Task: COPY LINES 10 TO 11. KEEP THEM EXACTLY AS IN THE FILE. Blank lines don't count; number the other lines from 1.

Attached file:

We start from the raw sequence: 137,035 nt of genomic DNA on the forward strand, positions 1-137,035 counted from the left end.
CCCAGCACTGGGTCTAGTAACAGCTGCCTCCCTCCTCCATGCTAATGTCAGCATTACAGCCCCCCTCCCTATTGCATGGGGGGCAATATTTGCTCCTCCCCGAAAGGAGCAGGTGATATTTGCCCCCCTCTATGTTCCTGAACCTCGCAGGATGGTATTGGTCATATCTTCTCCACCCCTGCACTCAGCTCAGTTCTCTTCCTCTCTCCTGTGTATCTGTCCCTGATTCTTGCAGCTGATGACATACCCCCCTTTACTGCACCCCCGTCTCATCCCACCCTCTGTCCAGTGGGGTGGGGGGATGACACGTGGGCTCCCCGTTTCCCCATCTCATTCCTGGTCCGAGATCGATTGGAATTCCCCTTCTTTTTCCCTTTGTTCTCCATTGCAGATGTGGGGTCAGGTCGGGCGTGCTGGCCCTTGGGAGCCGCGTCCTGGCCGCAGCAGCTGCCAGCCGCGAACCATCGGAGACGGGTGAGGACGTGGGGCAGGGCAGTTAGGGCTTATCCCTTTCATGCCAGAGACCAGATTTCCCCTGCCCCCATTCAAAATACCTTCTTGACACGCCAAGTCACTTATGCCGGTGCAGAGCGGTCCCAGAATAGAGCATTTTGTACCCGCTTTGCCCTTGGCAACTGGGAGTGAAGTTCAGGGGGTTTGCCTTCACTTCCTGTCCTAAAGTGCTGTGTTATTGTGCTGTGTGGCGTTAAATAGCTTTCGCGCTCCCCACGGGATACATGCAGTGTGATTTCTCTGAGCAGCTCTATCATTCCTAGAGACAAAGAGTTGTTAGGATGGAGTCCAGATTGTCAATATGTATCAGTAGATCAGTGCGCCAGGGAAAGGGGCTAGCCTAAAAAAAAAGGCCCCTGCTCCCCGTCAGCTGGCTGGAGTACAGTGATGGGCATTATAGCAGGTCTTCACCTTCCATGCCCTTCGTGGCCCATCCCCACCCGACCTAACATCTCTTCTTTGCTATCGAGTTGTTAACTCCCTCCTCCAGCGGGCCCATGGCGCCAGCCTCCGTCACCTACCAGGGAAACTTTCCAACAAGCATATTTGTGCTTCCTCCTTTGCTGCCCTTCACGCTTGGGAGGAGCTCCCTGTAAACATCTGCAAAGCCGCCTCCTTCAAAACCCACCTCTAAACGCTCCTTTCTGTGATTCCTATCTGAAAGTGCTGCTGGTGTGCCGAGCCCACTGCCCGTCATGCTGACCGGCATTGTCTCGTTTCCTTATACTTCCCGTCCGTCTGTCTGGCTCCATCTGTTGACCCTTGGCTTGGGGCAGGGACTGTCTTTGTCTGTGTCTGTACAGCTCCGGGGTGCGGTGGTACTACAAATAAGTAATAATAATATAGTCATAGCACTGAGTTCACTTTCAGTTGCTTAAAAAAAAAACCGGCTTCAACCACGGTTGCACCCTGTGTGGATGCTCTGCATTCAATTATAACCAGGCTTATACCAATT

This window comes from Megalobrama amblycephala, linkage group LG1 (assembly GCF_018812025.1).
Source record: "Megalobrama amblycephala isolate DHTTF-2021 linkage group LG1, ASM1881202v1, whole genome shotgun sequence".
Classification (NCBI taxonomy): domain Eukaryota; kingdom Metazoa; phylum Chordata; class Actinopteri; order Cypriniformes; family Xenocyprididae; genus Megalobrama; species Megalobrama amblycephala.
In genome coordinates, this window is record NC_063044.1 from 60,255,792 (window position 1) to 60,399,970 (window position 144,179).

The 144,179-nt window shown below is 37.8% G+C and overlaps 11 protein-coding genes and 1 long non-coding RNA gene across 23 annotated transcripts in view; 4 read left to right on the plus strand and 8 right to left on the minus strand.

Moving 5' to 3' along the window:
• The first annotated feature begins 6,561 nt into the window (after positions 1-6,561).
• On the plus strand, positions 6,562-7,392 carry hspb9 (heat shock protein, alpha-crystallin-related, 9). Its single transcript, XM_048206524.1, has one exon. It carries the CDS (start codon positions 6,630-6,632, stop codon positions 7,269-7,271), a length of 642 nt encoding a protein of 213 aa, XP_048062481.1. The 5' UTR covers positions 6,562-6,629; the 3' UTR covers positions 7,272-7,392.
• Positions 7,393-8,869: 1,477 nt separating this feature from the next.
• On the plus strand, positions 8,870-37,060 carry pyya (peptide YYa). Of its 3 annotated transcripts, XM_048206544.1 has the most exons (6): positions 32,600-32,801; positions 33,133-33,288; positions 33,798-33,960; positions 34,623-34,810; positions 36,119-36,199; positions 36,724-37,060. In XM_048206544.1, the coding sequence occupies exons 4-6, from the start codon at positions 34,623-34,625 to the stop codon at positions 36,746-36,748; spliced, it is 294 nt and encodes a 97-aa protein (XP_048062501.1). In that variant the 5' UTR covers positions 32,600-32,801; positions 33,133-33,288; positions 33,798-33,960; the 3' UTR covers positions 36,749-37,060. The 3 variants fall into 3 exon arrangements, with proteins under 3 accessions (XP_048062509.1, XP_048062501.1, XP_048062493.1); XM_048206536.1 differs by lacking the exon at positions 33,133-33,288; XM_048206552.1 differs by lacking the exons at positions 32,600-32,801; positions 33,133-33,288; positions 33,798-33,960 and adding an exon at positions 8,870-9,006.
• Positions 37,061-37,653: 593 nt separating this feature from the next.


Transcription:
• On the plus strand, positions 6,562-7,392 carry hspb9 (heat shock protein, alpha-crystallin-related, 9). Its single transcript, XM_048206524.1, has one exon. It carries the CDS (start codon positions 6,630-6,632, stop codon positions 7,269-7,271), a length of 642 nt encoding a protein of 213 aa, XP_048062481.1. The 5' UTR covers positions 6,562-6,629; the 3' UTR covers positions 7,272-7,392.
• Positions 7,393-8,869: 1,477 nt separating this feature from the next.